Wow, it is always exciting to break a record and Dianne Powers did so recently. Dianne and I were both at Davis Solon and Gina Lombardi’s wedding reception when Dianne whipped out a photograph of a bird. Dianne continued by saying she thought the bird was a worm-eating warbler, was she right? Right as rain, said I, and what a find!
I asked Dianne when she saw the bird. She said it hit her bay window on Sept. 5 and stunned itself. Dianne left the bird alone and eventually the warbler flew off. Why all the excitement? This is the first fall record for a worm-eating warbler since 1984! And worm-eating warblers have never been very common on the Vineyard at any time of the year; there are only nine spring records.
Worm-eating warblers have a limited distribution, rarely traveling west of the Mississippi River and nesting on slopes in dense forests. Their population is tenuous. As more forests are cleared for housing and other buildings, these dull green warblers with buff and black head stripes lose nesting and feeding grounds.
The worm-eating warblers are rarely seen outside the heavy woods where they feed and breed. Unlike their name, they do not eat earthworms. They do eat non-hairy caterpillars, spiders, walking sticks, bugs, ants, bees and beetles. Watching these warblers feed is great sport, as they walk around on the forest floor turning over and probing curled leaves to extract insects. They also use their long skinny bills to probe under the bark of the trunks and limbs of trees close to the ground.
The worm-eating warbler builds a nest on the ground. The location is usually on the side of a hill nestled up against a tree or shrub. The female builds this nest in a cup shape, concealed in a drift of leaves and lined with animal hair, haircap mosses and stems of maple seeds. The female lays three to six eggs, and thirteen days later the young hatch. These young worm-eating warblers fledge ten days later.
Brown-headed cowbirds will parasitize the worm-eating warbler’s nest if given a chance. Luckily, by nesting deep in the woods, these lovely warblers have avoided that in the past. However, more forests are being opened up and cowbirds will present an increased threat.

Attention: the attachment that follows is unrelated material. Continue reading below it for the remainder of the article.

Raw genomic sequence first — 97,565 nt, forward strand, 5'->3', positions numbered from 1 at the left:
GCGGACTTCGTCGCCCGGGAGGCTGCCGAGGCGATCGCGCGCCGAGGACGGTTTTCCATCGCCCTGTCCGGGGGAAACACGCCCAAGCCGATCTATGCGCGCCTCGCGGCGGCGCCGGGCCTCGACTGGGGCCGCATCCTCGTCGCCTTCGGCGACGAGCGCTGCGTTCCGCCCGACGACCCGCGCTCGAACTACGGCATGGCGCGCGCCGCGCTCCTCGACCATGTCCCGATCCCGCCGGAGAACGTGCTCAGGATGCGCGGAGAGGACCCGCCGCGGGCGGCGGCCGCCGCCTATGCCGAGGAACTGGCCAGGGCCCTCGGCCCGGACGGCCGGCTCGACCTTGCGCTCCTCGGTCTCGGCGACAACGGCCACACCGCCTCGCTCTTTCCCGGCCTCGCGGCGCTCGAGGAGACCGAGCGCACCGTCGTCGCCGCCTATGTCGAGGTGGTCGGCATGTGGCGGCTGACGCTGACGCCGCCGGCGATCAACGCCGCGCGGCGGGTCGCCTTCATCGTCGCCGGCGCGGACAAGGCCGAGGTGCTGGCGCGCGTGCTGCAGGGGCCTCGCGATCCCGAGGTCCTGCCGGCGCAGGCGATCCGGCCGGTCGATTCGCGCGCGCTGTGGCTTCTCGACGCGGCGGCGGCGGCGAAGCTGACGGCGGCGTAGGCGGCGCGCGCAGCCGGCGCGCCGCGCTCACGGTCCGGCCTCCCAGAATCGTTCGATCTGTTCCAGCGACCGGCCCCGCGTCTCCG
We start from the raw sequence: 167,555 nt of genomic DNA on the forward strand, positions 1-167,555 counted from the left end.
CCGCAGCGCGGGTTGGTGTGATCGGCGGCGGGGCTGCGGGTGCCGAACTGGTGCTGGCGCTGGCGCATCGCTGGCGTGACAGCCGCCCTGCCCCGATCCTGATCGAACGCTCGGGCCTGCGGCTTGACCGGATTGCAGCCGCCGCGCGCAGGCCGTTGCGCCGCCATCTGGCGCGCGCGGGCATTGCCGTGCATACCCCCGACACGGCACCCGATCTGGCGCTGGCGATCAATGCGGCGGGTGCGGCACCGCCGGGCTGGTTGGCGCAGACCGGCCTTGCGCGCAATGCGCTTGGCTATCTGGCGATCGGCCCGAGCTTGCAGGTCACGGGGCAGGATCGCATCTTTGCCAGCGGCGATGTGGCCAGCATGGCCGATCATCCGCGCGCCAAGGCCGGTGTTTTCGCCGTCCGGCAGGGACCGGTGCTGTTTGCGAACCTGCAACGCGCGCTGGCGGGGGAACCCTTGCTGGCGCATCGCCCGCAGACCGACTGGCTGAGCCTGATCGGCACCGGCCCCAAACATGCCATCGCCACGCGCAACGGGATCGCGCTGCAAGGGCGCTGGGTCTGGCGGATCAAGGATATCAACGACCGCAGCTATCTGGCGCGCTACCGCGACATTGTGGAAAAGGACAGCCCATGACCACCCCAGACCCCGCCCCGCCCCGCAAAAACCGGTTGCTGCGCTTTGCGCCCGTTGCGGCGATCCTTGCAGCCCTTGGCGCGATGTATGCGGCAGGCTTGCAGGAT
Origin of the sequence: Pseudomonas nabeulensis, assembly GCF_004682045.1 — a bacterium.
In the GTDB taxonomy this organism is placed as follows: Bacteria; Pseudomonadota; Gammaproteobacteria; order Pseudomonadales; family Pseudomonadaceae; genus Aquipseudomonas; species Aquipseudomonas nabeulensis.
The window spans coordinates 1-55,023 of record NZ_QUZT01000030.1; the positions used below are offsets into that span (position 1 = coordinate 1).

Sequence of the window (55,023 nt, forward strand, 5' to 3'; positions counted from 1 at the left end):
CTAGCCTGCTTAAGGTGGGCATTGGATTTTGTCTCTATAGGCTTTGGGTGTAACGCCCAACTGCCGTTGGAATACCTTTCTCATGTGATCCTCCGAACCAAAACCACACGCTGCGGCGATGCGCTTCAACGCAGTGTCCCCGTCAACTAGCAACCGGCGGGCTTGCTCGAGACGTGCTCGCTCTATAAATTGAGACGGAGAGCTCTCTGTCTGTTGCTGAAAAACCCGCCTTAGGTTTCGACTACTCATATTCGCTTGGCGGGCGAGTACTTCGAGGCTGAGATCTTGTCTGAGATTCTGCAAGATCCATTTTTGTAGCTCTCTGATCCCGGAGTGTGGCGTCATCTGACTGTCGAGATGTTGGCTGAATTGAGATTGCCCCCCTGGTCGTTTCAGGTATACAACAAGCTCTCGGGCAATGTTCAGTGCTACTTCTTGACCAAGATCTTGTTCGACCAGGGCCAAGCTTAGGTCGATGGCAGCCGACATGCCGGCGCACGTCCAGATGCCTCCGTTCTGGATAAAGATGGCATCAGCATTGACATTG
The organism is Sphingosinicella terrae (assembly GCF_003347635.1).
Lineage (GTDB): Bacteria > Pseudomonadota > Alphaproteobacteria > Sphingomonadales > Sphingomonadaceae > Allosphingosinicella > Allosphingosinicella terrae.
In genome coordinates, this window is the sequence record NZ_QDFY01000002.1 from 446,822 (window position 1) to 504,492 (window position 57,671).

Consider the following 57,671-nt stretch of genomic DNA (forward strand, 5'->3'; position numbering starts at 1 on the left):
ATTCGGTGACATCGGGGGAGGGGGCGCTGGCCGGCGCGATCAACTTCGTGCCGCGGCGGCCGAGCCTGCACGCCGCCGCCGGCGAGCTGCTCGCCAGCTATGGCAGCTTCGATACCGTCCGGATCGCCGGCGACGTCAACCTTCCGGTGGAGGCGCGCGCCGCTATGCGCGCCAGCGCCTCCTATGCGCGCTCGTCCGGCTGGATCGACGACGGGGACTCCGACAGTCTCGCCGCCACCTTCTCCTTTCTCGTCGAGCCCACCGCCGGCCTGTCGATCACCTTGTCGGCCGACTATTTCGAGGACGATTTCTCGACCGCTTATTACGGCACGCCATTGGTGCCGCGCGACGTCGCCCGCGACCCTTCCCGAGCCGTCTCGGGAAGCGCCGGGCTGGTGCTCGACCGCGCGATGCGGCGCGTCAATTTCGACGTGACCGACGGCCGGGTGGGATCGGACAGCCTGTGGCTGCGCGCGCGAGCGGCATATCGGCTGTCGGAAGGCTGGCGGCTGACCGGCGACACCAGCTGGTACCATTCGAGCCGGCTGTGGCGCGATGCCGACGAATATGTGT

There are many interesting warblers visiting the Vineyard at this time of year. So keep your eyes open — you may have a chance to break a record!
Judy Neeld called to say that she had a visit from a black-throated blue warbler. The warbler was hawking insects in her lilac bush in Menemsha on Sept. 11.
The same day I joined Allan Keith on his survey of Cape Pogue and Wasque. We spotted about 50 species; some of the highlights were a nice flock of warblers at Cape Pogue, including pine, prairie, magnolia, northern parula, black and white, American redstart, common yellowthroat and yellow-breasted chat. We also saw warbling and red-eyed vireos, Baltimore oriole and dickcissel. We estimated over 5,000 tree swallows at Cape Pogue. A merlin, northern harrier and three ospreys were the raptors we spotted. The best shorebirds we had were a western willet, a lesser yellowlegs and a spotted sandpiper.
Laurie Walker and Katharine Colon went to Aquinnah on the 12th and found Allan Keith, Lanny McDowell, Peter Gilmore and Sally Anderson. Their best birds were dickcissel, Cape May, prairie, and pine warblers, northern flicker and Cooper’s hawk.
Sept. 13 Laurie Walker had an eastern kingbird and red-eyed vireo at her Chilmark feeder, and on the 15th in Menemsha she spotted a merlin and a snowy egret.
Rob Culbert birded Christiantown on Sept. 14. He had black-throated blue and pine warblers and also a couple of vireos he thought might be yellow-throated vireos. These are pretty rare on the Island and can look a lot like pine warblers in the fall. Allan Keith went up the following day to try to find the vireos to no avail. Rob said the flock he was watching that had the vireos moved on before he left. Rob also had ruby-crowned kinglets, eastern wood pewee and solitary sandpiper. He also had two sharp-shinned hawks buzz by at Duarte’s Pond on his way home.
Al Sgroi was at Katama on Sept. 14 and was pleased to see that the buff-breasted sandpipers were still there as were the American golden plovers. But his best birds were a pair of whimbrels.
Sept. 16 Allan Keith and I birded Aquinnah separately for a while and then joined forces. Our combined highlights included five blackpolls, two prairies and a bay-breasted warbler, an American redstart, a female Cooper’s hawk, a sharp-shinned hawk, a merlin, four Baltimore orioles, a red-breasted nuthatch, a common yellowthroat and a ruby-throated hummingbird. Our two best birds were a least flycatcher and a brown thrasher both by the Vanderhoop Homestead.
Later in the day Allan had three green-winged teal in his pond at Turtle Brook Farm in Chilmark. At Christiantown Allan had a nice flock of warblers including black and white, blue-winged, black-throated green, black-throated blue, northern parula and Nashville.
Penny Uhlendorf and Scott Stephens checked out Duarte’s Pond recently and spotted several great blue herons and sanderlings.
Emmett Carroll spotted a black skimmer on Long Point in Menemsha Pond on Sept. 16 — he added that it had been there for about a week.
There still was a ruby-throated hummingbird at our Quansoo feeder on Sept. 17.
Please report your bird sightings to the Bird Hotline at 508-627-4922 or e-mail to firstname.lastname@example.org.
Susan B. Whiting is the co-author of Vineyard Birds and newly published Vineyard Birds II and led bird tours for Osprey Tours for 30 years to Central and South America.
She will lead bird walks from the Agricultural Fairgrounds on Sept. 21 and 28.